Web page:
Grand bargain shrinks as Congress nears U.S. budget deadline

The deal that seems possible to fix the U.S. budget is getting smaller and smaller.

Five days before a deadline that would trigger more than $600 billion in tax increases and spending cuts that could cause a U.S. recession, Congress will return Dec. 27 amid calls for action in the Senate.

The politics of progress there are easier than in the Republican-controlled House of Representatives, which balked last week at Speaker John Boehner’s plan for tax increases on income above $1 million. Still, the House would have to sign off next. Boehner and President Barack Obama have been unable to agree on the tax-rate increase on top earners Obama wants or the cuts to entitlement programs that Boehner sought, complicating the chances of getting a package done.

“At this point, all they’re looking for is a fig leaf,” said Stan Collender, a former staff member of the House Ways and Means Committee and the House and Senate Budget committees who is now at Qorvis Communications in Washington. “There’s no grand bargain. There never was.”

The Senate is run by Democrats, and some Republican members, including Kay Bailey Hutchison of Texas, have said that they would favor a small deal on parts of what the president has sought to avoid raising taxes on the middle class.

The trouble is that Senate Majority Leader Harry Reid, a Nevada Democrat, and Minority Leader Mitch McConnell, a Kentucky Republican, need to come up with something that also can get through the House, which has balked at any tax increases. Senate Republicans don’t want to be on the record supporting higher taxes unless they know the House also would pass it.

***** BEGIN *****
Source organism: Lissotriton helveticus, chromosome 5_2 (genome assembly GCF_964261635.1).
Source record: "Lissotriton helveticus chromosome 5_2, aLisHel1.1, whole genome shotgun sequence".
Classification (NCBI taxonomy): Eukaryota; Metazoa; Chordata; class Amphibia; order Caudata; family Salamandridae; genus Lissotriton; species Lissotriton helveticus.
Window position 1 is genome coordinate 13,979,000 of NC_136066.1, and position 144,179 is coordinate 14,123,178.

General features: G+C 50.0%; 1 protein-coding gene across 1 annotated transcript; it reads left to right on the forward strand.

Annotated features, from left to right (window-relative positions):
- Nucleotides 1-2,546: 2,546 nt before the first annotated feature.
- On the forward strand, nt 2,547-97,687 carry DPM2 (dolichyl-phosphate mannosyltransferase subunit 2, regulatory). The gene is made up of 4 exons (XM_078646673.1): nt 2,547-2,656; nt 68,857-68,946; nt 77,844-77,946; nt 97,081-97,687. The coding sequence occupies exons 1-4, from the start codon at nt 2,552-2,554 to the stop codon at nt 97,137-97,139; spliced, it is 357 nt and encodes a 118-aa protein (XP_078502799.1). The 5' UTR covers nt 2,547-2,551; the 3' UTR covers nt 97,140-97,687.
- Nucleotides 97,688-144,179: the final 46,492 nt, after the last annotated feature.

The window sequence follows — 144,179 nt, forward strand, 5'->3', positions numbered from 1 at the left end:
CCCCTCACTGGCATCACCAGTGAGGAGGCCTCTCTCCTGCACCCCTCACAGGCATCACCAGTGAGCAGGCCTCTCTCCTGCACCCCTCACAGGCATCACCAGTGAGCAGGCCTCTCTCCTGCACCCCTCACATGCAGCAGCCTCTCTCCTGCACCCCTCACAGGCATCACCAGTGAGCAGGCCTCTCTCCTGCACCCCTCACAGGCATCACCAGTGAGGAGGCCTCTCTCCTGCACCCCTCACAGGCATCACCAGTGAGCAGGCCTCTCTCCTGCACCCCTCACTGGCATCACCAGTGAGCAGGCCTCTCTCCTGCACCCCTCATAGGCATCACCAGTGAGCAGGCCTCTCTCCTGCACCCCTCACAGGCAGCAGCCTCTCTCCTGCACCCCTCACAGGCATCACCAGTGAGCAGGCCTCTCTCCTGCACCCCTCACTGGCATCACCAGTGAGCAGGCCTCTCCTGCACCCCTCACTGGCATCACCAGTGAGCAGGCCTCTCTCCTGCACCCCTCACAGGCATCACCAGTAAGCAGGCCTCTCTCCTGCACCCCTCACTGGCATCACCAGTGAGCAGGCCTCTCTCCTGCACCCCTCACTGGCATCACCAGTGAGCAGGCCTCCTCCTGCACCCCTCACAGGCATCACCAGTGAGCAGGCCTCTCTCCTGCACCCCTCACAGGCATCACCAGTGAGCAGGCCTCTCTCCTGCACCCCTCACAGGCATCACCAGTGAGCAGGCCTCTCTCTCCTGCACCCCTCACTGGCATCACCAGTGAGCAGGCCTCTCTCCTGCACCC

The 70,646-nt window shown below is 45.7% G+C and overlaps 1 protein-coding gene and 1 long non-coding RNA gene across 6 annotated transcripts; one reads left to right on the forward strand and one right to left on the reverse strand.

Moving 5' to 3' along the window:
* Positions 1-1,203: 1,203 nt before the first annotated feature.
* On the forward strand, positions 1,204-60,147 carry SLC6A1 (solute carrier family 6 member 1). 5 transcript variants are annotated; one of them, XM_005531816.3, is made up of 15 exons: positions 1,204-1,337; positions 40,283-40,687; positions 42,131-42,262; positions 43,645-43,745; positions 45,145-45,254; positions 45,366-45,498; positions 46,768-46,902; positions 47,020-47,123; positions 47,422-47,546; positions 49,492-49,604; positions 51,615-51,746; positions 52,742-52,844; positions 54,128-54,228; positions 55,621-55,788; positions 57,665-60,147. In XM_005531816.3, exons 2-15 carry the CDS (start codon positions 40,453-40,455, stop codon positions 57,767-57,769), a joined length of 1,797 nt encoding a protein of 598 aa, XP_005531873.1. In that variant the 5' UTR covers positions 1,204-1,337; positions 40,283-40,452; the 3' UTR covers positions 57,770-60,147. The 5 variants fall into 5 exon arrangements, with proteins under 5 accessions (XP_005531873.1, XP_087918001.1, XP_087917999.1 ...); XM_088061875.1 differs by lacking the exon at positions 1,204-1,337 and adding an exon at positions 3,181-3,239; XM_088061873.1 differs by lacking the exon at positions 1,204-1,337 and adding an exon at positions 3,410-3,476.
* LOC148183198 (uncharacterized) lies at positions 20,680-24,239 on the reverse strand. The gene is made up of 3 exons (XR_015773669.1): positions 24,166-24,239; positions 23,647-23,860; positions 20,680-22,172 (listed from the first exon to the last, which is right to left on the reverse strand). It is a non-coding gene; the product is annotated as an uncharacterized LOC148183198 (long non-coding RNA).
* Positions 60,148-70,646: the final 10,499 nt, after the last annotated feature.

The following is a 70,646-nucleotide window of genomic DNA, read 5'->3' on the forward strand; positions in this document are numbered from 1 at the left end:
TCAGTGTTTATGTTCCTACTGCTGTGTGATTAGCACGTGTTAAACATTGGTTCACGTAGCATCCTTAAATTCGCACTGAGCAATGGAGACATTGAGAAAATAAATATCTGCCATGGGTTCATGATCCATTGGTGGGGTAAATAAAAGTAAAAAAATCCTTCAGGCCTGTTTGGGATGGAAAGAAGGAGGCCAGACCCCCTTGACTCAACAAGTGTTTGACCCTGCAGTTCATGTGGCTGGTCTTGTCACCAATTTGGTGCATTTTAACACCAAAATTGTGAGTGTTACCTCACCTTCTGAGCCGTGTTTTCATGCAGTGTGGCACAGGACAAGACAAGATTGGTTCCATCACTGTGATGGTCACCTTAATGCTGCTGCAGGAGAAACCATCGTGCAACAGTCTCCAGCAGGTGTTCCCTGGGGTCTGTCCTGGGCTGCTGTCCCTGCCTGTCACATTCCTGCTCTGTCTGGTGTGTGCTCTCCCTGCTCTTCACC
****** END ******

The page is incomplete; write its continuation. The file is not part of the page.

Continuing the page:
Still a Chance

“There’s still a chance for them to get a deal,” said Ron Bonjean, a Republican strategist who formerly served as a spokesman for House Speaker Dennis Hastert and Senate Majority Leader Trent Lott. “It grows more unlikely by the day, and there’s not a lot of days left.”

Obama plans to leave for Washington today from his Christmas vacation in Hawaii, while his family will stay behind, the White House said yesterday. Lawmakers plan to return tomorrow, the same day Obama will arrive in Washington.

Bonjean put the probability of no deal at 75 percent. Still, he said there’s a chance for one because the president and Republican leaders want to avoid the “fiscal cliff” -- a term coined by Federal Reserve Chairman Ben S. Bernanke in testimony before the House Financial Services Committee in February. Tax cuts signed into law by President George W. Bush and extended by Obama are scheduled to expire Jan. 1, and automatic spending cuts are scheduled to start next month, creating the so-called cliff.

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